Rock History 101: Patti Smith’s “Land”

Much has been written of punk rock in every publication, both print and online (this site included). It’s a counterculture so ingrained in today’s mainstream culture that it’s easy to forget the genre was at one time subversive, or at least aimed to be. It was a reaction to disco, A/C, and mainstream rock that had veered away from its rebellious roots.

Even among this bubbling scene of misfits, the artists veered in different directions. Some churned out rapid tracks that seemed to wrap up before they even started. Others bent genres a bit in an effort to create something new. Genres have blurry beginnings and endings, so punk is more than the Sex Pistols and the Ramones, though they are arguably the most recognizable faces of the movement. And to this I bring you Patti Smith, someone whose iconic album cover for her 1975 debut Horses is probably more famous than her music.

Nearly 30 years after its release, Horses still sounds misplaced among rock and punk. In this album without a home, “Land”, a nine-minute epic with three distinct movements, somehow sticks out as just plain odd. It tells the story of Johnny, a boy who is physically attacked and possibly raped, and the subsequent Surrealist journey he experiences. Smith based Johnny on the character Johnny in William Burroughs’ The Wild Boys.

The boy was in the hallway drinking a glass of tea

From the other end of the hallway a rhythm was generating

Another boy was sliding up the hallway

He merged perfectly with the hallway,

He merged perfectly, the mirror in the hallway

The boy looked at Johnny, Johnny wanted to run,

but the movie kept moving as planned

The boy took Johnny, he pushed him against the locker,

He drove it in, he drove it home, he drove it deep in Johnny

The boy disappeared, Johnny fell on his knees,

started crashing his head against the locker,

started crashing his head against the locker,

started laughing hysterically

Next we get a garage band cover of Chris Kenner’s “Land of a Thousand Dances”, a song made most famous by Wilson Pickett as an R&B tune a decade earlier. Winding her own lyrics through the song, she name checks 19th century poet Arthur Rimbaud and alludes to cocaine usage while rattling off Kenner’s list of dances. It’s pure, aural Dali. Out of a black mare comes stairs that lead to a sea and Johnny has a knife to his own throat, which bleeds vocal cords. That’s the pithiest summary I can give of the final part of the song, and still it doesn’t touch upon the free flowing words that walk a fine line between poetry and lyrics and nonsense.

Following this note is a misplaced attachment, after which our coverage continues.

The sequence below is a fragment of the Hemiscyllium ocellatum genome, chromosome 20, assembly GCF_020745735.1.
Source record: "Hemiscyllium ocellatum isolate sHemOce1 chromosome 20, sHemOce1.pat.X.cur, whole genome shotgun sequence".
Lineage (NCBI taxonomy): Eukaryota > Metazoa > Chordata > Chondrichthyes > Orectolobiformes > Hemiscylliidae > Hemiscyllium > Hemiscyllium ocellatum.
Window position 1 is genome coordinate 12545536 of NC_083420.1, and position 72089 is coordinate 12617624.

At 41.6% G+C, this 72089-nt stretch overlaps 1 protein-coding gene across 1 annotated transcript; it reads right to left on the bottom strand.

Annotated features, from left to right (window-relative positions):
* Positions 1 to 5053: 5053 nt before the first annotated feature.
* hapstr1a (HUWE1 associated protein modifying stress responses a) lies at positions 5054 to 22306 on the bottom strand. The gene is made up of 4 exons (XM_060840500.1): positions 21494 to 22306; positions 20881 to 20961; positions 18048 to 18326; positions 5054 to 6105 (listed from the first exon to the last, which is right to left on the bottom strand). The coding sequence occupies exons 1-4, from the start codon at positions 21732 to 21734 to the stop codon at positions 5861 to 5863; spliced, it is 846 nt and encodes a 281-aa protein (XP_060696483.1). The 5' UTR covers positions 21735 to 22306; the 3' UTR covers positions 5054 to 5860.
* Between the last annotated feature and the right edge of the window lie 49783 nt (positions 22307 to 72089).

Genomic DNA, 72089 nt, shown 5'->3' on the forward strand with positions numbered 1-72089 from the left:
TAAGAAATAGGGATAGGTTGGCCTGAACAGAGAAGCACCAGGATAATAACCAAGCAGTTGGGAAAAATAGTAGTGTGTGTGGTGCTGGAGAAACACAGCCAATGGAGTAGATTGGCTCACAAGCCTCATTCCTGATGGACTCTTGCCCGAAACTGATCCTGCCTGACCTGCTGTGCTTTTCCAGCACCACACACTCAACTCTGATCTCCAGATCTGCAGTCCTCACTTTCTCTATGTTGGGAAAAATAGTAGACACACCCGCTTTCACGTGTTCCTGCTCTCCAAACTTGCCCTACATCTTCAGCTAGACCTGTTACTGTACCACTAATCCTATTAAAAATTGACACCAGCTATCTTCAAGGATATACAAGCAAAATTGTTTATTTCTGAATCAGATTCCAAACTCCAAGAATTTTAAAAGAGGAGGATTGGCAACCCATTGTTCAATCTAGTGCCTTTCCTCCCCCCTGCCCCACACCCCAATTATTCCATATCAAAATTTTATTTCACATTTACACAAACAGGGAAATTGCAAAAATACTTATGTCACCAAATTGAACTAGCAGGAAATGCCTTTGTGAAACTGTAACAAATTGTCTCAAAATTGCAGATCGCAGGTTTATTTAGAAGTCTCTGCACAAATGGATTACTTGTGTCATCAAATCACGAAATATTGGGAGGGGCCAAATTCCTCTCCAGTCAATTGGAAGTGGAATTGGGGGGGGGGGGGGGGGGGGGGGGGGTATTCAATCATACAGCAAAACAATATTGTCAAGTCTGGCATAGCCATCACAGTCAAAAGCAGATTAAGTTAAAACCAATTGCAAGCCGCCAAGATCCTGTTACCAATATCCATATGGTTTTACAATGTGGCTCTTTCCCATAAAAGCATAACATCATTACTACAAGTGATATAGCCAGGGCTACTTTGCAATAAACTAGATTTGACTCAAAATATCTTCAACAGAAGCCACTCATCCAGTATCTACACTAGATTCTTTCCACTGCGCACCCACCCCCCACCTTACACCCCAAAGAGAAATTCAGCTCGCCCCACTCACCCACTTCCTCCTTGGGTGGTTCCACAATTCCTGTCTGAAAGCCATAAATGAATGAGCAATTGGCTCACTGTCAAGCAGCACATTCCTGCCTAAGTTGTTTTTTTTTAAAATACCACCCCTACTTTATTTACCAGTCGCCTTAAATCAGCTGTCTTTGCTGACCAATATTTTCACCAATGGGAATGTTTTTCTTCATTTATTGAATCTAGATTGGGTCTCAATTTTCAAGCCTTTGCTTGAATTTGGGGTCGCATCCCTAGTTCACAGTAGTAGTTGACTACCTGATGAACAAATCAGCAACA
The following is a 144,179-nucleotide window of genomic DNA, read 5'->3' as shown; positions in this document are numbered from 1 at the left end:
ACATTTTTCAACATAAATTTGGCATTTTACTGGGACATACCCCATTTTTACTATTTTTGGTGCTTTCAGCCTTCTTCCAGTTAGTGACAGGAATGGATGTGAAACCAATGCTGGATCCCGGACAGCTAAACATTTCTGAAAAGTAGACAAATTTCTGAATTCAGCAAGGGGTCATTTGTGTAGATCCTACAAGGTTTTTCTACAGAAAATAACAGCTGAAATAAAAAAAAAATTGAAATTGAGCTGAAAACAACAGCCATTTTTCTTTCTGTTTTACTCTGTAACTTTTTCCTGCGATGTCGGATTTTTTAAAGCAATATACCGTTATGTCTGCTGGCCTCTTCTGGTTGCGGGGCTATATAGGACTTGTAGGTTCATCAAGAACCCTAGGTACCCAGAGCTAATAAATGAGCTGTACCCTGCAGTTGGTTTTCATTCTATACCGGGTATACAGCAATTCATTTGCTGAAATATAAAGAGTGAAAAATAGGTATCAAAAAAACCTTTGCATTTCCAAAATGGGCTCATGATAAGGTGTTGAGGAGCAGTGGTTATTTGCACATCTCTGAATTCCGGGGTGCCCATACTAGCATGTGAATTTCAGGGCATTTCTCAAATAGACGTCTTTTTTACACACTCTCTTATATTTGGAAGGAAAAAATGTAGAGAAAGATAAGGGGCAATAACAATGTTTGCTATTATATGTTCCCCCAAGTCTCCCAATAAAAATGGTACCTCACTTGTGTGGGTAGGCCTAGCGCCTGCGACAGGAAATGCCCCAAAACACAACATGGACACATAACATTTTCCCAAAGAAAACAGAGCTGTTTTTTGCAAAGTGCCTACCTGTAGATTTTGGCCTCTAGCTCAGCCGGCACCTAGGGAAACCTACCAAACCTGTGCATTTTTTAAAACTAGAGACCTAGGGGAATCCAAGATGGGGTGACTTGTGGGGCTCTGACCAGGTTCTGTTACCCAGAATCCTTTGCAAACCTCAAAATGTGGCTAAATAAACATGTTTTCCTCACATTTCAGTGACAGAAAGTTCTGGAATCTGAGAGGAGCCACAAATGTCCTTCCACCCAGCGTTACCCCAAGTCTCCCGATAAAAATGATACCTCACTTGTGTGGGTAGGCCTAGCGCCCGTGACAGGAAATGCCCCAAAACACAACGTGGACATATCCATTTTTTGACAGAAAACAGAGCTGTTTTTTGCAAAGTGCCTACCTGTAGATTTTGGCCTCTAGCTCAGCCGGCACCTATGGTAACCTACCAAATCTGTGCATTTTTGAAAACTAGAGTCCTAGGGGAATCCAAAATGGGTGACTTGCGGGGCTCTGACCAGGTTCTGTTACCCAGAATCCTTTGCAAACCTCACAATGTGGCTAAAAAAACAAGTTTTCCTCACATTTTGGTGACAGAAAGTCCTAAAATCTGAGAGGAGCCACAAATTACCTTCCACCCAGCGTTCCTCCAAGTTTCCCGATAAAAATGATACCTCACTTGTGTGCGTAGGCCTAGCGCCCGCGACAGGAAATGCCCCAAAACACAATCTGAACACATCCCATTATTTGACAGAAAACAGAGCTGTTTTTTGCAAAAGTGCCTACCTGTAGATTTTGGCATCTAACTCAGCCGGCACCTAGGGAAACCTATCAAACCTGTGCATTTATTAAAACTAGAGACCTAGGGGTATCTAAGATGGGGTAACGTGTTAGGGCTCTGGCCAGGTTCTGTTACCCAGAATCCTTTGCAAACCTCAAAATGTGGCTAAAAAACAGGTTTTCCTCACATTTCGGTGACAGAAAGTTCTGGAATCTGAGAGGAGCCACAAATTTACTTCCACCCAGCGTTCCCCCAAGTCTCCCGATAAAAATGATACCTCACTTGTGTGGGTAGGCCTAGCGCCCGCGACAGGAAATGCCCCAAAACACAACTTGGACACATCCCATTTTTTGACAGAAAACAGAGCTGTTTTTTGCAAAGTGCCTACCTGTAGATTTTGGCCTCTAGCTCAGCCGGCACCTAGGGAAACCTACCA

Her reputation as punk’s poet laureate is both sincere and tongue in cheek, I presume. The former is attributed to the fact that she helped usher in the idea of “smart rock,” if you can classify other rock as thoughtless. Of her take on recording “Gloria”, Smith writes in her book of lyrics and writings:

“Gloria” gave me the opportunity to acknowledge and disclaim our musical and spiritual heritage. It personifies for me, within its adolescent conceit, what I hold sacred as an artist. The right to create, without apology, from a stance beyond gender or social definition, but not beyond the responsibility to create something of worth.

She obviously infuses a purpose into her work that goes beyond rejecting the music of her contemporaries as her quasi-sample of “Land of a Thousand Dances” in “Land” illustrates. Yet, punk isn’t a genre that wants to be elevated to something more than it is. After all, Tin Pan Alley was an escape from the grim economic times of its day, but you wouldn’t have wanted someone to announce mid-song that society is a glimmering cesspool swirling down the drain. (Oddly enough, punk would’ve been more comfortable with that claim…set to frantic guitar, of course.)

“Land” is everything punk is and isn’t. It was unlike the songs you heard on the radio and made by a few rockers with no fancy gadgetry. Yet it was nearly a third of the running time of the Ramones’ debut album and didn’t talk about 1970s culture—it wove together bits of cross-generational culture.

Thirty-three years later the song seems absurdly out of place in punk and even in today’s music scene. It was an obvious peer to the work of the Velvet Underground and Television but it wasn’t quite like them. Listening to today’s critical darlings, I can’t help but think Smith had a huge influence, even if I’m not sure these artists actually heard her. (After all, her induction into the Rock and Roll Hall of Fame was controversial, as several critics noted she’s loved by a vocal minority but hated by or unknown to an overwhelming majority.)

Yet, the first time I listened to Sufjan Stevens, he sounded like a songwriter also trying to squeeze expansive concepts into poetry and narrative under the guise of songwriting. And oddly enough, unraveling the many layers of M.I.A.’s Kala, I immediately thought of “Land” in the way a sample becomes part of her songs but it’s both recontextualized and integrated so that it’s indistinguishable from the other elements. I don’t presume to say Smith directly influenced these particular artists because I haven’t seen them mention her in interviews, but “Land” seems to be a forerunner to a lot of today’s noteworthy music.

Check Out:

“Horses” (abridged version)


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